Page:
Israel strongly objects to the implementation of Iran’s nuclear deal

Israel has serious objections to the implementation of the Joint Comprehensive Plan of Action (JCOPA), an agreement reached with six world powers, including the United States, on the control of Iran’s nuclear program.

Israeli Foreign Minister Yar Lapid made the announcement at a news conference following a meeting with US Secretary of State Anthony Blinken in the Italian capital, Rome, on Sunday (June 26th).

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At the press conference, Lapid said, “Israel has serious objections to some of the ongoing talks in Vienna on the implementation of the Iran nuclear deal, And Israel believes that these objections and differences can be resolved through direct and professional diplomatic talks. ”

The new coalition government came to power in Israel two weeks ago; Yar Lapid is the foreign minister of that government. This was his first face-to-face meeting with the US Secretary of State. U.S. State Department officials said the talks between Anthony Blinken and Yar Lapi were very positive and cordial.

They added that the Iran nuclear deal and the normalization of Israel’s relations with the Gulf Arab states were the main topics of discussion. In addition, humanitarian assistance to the Gaza Strip and the recognition of East Jerusalem as the capital of Palestine were also discussed.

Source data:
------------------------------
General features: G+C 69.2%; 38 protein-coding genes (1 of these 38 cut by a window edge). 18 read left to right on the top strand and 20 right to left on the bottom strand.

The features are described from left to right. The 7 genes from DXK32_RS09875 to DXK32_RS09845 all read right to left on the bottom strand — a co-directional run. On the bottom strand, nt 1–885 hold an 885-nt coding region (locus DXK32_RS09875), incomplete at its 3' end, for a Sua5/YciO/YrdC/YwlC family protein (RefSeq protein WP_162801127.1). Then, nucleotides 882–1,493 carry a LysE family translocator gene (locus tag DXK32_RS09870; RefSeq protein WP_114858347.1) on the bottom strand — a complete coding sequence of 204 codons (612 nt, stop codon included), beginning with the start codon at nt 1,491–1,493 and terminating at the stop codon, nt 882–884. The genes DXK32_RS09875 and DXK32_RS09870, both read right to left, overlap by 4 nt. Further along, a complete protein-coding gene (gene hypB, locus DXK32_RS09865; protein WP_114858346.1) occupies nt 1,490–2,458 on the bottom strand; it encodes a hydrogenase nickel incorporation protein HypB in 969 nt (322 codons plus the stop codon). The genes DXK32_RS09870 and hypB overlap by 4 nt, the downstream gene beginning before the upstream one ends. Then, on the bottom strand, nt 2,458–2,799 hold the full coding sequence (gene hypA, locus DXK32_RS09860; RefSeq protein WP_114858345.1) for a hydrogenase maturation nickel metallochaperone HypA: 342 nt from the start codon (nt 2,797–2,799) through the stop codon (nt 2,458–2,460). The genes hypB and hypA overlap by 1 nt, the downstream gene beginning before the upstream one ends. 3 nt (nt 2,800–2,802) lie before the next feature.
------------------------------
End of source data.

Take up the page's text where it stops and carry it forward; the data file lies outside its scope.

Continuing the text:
In 2015, Iran signed the Nuclear Non-Proliferation Treaty (NPT) with the United States, the United Kingdom, France, Germany, Russia and China. Under the terms of the agreement – Iran will gradually withdraw from its nuclear program and instead the international sanctions against the country will be phased out. The agreement was made possible by the sincere efforts of former US President Barack Obama.

Saudi Arabia and Israel, two countries are known as Iran’s eternal enemies, have opposed Jacobs from the beginning. In that way, in 2016, the then President of the United States Donald Trump took the United States out of the agreement by accusing Jacopa of being “flawed”, “one-sided”, “it has no future”. After the withdrawal of the United States, Iran also became indifferent to the terms of the agreement. As a result, the contract stagnated and Jacopa practically hung on the thread.

But after Joe Biden took over as US president, the issue of re-implementing Iran’s nuclear deal came to the fore. Biden also expressed interest in bringing the United States back into the agreement but also stipulated that Iran must abide by the terms of the nuclear control program.

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